• Kyodo

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One in 10 Japanese women has been harassed or stalked, and 24 percent of wives and 17 percent of husbands have been victims of spousal abuse, two separate studies said Friday.

The findings in the first study, the first of its kind to be conducted by the Cabinet Office, were derived from a December poll of adult men and women that drew 3,544 valid responses.

Of the respondents, 11 percent of women and 4 percent of men said they had been harassed by people of the opposite sex.

Among the victims, 29 percent of women and 16 percent of men said they feared for their lives. The victims were mainly in their 30s.

Current and former boyfriends and girlfriends accounted for 39 percent of the harassers, followed by acquaintances and friends at 21 percent and workplace colleagues or contacts at 20 percent, the report said.

Of the victims, 38 percent said they had received offensive email or seen harassing messages posted on the Internet. But 57 percent said they had not, suggesting they had suffered physical stalking or other forms of harassment.

Of all the female victims, 62 percent said they made changes in their daily lives as a result.

In a multiple-choice question, 27 percent of the female victims said they became afraid to go out, 20 percent said they developed psychological or physical disorders, 18 percent said they could not sleep and 15 percent said they took time off work or quit their jobs, the survey showed.

The report also showed 78 percent of female victims and 41 percent of male victims had consulted someone about the problem, but only 10 percent of the women and 3 percent of the men reported it to the police.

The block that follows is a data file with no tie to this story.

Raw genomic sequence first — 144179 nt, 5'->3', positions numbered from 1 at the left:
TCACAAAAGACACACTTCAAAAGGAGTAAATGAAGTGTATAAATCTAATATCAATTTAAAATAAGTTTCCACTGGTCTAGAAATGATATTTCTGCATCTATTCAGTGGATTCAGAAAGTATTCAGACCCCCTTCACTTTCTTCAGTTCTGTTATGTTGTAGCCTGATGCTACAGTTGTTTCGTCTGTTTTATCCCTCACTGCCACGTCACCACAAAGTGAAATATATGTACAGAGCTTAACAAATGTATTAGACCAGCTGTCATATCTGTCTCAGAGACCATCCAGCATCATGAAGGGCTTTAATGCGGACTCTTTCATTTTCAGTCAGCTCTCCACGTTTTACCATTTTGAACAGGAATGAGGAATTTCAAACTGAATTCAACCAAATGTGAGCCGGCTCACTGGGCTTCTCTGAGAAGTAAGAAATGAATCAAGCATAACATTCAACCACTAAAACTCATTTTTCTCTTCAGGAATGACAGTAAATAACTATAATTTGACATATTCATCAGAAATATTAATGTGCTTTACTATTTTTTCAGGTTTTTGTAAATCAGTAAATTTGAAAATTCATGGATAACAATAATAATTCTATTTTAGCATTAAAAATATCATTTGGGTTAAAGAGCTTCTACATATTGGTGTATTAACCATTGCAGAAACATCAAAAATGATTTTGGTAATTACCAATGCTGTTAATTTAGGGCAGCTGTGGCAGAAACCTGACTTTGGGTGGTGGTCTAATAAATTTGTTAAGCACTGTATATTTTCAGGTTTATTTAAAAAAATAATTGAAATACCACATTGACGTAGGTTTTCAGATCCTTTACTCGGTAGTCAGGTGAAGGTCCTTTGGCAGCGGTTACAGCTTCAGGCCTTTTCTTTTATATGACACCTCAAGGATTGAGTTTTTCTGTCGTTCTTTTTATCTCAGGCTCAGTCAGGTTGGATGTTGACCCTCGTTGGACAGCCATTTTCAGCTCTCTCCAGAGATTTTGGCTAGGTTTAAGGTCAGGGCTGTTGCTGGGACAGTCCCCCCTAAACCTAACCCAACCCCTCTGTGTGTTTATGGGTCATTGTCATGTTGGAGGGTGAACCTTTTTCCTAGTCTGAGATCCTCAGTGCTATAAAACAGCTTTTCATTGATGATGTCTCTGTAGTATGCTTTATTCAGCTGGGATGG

A separate survey by the Cabinet Office last September said that only 40 percent of the 1,558 local governments that responded to the poll offered consultations to victims of harassment or stalking.

Asked why, 66 percent cited difficulties hiring staff with experience in dealing with such victims, 43 percent said it was a police matter, and 29 percent said they could not afford to offer such services.

Haruko Arimura, minister in charge of women’s empowerment, told reporters she will deliver the survey results to local governments and urge them to strengthen their support.

The other survey released Friday said 24 percent of wives had suffered abuse, whether physical, psychological or both, from husbands, and that 17 percent of husbands had been victims of domestic violence by their wives. It said 57 percent of all victims opted not to report their ordeals to others.

Of the female victims, 11 percent said they later separated from their spouses, while 46 percent said they wanted to but didn’t, citing concerns about children and family income.

Twenty-seven percent said their children, too, had suffered at the hands of spouses. Much of it was psychological, including shouting or ignoring, not physical abuse, it said.

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